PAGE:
• Today, with the introduction of information technology, people communicate more easily than they used to.

Remember that state verbs are never used in continuous form:

Today, with the introduction of information technology, people prefer to send emails rather than write letters.

There’s a time and a place for everything

In the last 10 years there is an increase in aquaculture.

Context is important. Context is generally about time and place. If you want to contextualise time then you need to communicate meanings such as:

  • time around now
  • time up to and including now
  • past and finished time
  • past unfinished time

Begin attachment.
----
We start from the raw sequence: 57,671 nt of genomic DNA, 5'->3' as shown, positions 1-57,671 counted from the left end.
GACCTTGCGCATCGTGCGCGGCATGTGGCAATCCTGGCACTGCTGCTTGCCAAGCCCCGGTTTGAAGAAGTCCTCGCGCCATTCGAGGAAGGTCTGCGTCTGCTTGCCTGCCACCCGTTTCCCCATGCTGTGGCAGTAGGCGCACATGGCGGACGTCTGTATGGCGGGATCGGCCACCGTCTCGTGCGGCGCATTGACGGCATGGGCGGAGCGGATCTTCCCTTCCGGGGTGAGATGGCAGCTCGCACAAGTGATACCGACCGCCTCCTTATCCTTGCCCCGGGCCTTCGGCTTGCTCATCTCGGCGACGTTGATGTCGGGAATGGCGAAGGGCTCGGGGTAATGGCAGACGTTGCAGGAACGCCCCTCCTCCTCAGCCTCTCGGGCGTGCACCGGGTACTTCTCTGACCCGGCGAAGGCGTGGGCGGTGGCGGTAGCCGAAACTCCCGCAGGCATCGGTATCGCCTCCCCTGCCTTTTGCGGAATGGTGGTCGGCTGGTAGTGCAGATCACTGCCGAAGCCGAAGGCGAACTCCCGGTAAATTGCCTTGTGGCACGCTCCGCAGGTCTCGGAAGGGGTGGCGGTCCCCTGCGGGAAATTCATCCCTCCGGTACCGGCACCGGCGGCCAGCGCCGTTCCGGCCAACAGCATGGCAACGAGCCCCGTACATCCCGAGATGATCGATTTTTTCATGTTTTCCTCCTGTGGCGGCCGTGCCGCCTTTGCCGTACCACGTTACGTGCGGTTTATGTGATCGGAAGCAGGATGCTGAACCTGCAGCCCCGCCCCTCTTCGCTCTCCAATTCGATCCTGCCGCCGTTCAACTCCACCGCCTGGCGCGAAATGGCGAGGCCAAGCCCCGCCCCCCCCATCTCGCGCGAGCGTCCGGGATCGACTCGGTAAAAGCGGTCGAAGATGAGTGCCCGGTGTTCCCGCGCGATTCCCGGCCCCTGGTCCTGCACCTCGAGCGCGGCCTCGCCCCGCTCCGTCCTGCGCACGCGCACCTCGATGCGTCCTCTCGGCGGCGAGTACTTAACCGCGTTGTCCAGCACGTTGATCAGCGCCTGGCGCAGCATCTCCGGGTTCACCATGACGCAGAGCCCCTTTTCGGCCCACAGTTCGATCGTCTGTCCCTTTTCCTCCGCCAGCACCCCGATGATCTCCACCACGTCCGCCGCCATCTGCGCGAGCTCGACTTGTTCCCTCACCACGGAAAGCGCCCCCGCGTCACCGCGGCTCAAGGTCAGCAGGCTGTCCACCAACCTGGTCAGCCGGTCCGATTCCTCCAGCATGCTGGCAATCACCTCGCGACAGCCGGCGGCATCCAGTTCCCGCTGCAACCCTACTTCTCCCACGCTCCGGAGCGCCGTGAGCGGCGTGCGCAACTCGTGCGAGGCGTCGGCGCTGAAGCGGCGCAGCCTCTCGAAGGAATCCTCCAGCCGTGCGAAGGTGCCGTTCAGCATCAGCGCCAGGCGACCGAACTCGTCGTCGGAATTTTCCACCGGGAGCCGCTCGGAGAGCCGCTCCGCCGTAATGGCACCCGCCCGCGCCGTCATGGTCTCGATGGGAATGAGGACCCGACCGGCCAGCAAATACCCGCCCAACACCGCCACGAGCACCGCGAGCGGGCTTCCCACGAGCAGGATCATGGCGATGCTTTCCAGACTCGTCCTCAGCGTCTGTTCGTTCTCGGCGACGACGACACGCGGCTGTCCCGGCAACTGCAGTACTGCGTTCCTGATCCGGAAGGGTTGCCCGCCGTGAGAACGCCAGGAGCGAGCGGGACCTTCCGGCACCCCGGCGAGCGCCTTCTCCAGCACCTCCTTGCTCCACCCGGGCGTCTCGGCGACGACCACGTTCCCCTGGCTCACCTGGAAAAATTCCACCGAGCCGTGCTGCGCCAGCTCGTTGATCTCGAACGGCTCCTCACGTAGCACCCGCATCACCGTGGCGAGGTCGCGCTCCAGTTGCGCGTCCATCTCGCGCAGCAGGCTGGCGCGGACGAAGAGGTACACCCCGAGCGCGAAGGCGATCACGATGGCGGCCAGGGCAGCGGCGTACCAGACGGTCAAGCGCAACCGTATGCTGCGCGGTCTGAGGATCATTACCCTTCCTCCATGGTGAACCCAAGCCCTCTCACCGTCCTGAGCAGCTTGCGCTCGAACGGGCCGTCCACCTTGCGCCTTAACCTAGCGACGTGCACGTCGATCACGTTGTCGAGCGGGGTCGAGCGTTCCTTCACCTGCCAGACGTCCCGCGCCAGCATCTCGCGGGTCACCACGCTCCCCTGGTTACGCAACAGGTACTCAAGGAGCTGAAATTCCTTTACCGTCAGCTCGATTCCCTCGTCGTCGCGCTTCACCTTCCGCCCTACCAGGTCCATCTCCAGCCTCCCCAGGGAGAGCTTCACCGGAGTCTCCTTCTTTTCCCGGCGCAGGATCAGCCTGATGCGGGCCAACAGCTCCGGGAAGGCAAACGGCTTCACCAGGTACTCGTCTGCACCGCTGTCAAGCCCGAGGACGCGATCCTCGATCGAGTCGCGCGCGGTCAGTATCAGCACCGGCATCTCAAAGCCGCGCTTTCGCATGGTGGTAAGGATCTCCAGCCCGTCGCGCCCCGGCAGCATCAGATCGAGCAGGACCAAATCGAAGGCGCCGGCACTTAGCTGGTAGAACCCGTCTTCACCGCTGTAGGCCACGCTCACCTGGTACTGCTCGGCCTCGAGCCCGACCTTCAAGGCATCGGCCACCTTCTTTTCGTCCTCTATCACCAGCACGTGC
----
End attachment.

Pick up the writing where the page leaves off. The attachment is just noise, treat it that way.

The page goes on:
• future time related to the present
  • etc.

Time context is achieved using carefully chosen verb tenses and time expressions. In the sentence above, “in the last 10 years” is a time expression that carries the meaning time up to and including now. In this case the correct tense is present perfect:

  • In the last 10 years there has been an increase in aquaculture.

Create time context using verb tenses and time expressions. Make sure your verb tenses and time expressions match!

Free sex and a split personality

For me as religious people, I totally disagree with free sex.

How can you be more than one person? Are you schizophrenic?!

  • For me as a religious person, I totally disagree with casual sex.

It would be more academic to talk about promiscuous behaviour / promiscuity / casual sex rather than free sex.

Some counterargument, for people open to argument:

sex lies and religion

Using ‘that’ to acknowledge sources

A study conducted in 1965 identified that argument mapping leads to clearer writing.